An account of the early settlement given by E. H. Edwards states that the early settlers came in as follows: William Heath, 1823, was born in Maryland in 1794 and died 1874 was the father of Abram Heath and Mary Heath; Mary married David Rusk, son of David Rusk. David Rusk's first wife was the mother of all of his children, was the daughter of Dennis Ball.

In 1824 came Philip Moore, a native of Tennessee. David Rusk came in 1825, or earlier. Dennis Ball came in 1826, and he was from Pennsylvania. John Earl came in 1827; he was born in New Jersey, 1798 and died in 1895. Abraham Switzer located here in 1828, and was a native of Pennsylvania. Nathan Small came in not later than 1830, and was a native of South Carolina. N. B. Hoff came the same year and was from New Jersey. Basil Tracy, it is believed, came to this township as early as 1826: he was a native of Kentucky.

In 1910 there was published in the Crawfordsville Journal the following concerning the early days and development of this town and township. It was written by pioneer Dennis Rusk. then over eighty years of age:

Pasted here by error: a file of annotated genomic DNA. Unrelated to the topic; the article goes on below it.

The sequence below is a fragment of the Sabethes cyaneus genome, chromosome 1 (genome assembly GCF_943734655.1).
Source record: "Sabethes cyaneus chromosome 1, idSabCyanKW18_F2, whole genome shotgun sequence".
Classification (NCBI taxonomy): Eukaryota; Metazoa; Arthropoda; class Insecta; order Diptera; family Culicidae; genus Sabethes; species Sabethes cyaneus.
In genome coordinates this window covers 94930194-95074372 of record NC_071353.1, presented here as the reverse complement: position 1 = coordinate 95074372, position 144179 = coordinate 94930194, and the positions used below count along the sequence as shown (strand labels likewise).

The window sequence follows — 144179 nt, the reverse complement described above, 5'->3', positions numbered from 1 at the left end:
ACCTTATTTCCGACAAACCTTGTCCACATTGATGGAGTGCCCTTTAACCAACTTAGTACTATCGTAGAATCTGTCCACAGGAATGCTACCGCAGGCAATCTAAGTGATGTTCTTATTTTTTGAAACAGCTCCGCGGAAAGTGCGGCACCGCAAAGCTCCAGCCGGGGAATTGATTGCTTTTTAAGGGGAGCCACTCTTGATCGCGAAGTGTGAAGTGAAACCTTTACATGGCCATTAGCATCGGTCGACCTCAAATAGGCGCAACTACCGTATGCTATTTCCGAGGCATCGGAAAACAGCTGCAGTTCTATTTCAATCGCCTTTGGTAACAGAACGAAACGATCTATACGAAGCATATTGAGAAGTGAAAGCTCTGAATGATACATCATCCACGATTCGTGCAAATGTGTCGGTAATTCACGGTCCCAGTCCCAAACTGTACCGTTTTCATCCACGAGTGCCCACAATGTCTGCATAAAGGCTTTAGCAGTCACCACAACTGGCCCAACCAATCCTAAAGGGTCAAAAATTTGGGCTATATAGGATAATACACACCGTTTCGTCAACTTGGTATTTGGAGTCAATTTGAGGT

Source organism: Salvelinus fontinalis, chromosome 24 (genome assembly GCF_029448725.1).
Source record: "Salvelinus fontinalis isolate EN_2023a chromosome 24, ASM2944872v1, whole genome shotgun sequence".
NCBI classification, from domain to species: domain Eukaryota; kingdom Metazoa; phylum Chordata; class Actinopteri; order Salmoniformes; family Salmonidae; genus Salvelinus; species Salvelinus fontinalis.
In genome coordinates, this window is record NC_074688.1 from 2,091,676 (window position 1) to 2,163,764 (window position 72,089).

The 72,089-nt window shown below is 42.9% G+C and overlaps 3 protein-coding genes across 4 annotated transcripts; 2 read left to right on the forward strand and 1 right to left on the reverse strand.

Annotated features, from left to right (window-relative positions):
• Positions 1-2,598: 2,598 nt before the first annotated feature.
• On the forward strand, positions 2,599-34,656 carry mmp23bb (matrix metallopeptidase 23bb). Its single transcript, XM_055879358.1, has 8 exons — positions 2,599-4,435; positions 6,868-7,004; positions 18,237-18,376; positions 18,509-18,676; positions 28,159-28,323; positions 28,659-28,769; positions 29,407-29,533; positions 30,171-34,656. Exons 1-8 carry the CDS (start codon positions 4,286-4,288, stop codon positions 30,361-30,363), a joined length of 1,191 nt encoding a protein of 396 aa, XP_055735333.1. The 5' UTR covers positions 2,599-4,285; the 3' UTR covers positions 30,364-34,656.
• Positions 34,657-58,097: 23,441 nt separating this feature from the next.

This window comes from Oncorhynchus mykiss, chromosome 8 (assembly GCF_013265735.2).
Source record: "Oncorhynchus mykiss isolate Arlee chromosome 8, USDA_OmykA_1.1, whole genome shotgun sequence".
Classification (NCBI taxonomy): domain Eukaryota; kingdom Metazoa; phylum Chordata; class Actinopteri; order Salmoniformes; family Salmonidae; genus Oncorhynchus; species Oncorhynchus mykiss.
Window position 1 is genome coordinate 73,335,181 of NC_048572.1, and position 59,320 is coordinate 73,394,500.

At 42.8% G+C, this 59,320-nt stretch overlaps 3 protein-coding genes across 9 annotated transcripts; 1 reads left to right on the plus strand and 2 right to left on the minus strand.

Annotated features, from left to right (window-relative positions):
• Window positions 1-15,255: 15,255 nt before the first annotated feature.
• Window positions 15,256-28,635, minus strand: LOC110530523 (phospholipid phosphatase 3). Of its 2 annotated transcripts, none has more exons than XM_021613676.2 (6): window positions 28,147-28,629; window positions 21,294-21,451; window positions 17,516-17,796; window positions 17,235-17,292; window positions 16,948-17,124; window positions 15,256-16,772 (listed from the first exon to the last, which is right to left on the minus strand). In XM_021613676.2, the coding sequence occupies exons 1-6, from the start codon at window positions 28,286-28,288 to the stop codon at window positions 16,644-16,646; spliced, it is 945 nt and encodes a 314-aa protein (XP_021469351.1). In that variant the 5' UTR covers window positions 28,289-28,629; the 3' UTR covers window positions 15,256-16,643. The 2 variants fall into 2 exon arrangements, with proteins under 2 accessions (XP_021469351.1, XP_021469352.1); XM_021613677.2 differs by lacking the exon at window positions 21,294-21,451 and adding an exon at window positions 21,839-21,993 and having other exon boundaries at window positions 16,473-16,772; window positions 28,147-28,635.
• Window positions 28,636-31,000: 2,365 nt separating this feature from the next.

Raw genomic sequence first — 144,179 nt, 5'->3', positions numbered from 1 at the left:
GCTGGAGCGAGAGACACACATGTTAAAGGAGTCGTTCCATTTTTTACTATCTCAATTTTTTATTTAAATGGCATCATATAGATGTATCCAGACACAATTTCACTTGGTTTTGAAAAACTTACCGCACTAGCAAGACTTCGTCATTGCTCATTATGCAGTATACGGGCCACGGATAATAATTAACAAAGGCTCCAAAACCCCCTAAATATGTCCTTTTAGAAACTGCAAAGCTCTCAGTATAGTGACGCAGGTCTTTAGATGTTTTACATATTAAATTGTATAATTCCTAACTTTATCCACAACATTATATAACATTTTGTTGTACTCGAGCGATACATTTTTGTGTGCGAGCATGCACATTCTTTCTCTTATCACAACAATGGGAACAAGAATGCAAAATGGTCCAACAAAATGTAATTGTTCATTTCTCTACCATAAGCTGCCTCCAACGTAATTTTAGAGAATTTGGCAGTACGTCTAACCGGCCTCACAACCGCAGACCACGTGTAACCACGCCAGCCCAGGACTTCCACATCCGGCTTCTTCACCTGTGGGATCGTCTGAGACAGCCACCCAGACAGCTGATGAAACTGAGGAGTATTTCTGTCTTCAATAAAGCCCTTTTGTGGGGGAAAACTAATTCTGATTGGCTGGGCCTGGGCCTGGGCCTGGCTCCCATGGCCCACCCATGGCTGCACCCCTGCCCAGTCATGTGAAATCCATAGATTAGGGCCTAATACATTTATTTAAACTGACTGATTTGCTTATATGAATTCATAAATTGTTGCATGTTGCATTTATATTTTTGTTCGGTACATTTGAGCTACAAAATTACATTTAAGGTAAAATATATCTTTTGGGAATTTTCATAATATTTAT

"I can say what no other man can say in Wayne township. I was born eighty years ago the seventh of last September, in a log cabin just north of Coal Creek, on the piece of land now owned by Vint Charters. I have spent my entire life within two miles of the public square. I witnessed the first signs of life in old Middletown (now Waynetown) when there was not a frame building within the present incorporation. People lived in log cabins and drank from a gourd. I saw Middletown with her log buildings develop into Waynetown with every business house a frame. I helped to construct the old I., B. & W. railroad and saw the mills and depot and grain elevators built; also the churches and schools assume shape. Then I saw the frame buildings give way to the brick ones and the board walks replaced by cement ones, with many of Poston blocks. I remember when we hid what money we had in nail kegs, but now we have banks in which to safely deposit the money we have. I have always been proud of our town and I believe it will keep abreast of the times. Sixty years ago I enjoyed riding to church in a two horse wagon and now experience as much by riding in an automobile going at the rate of twenty miles an hour."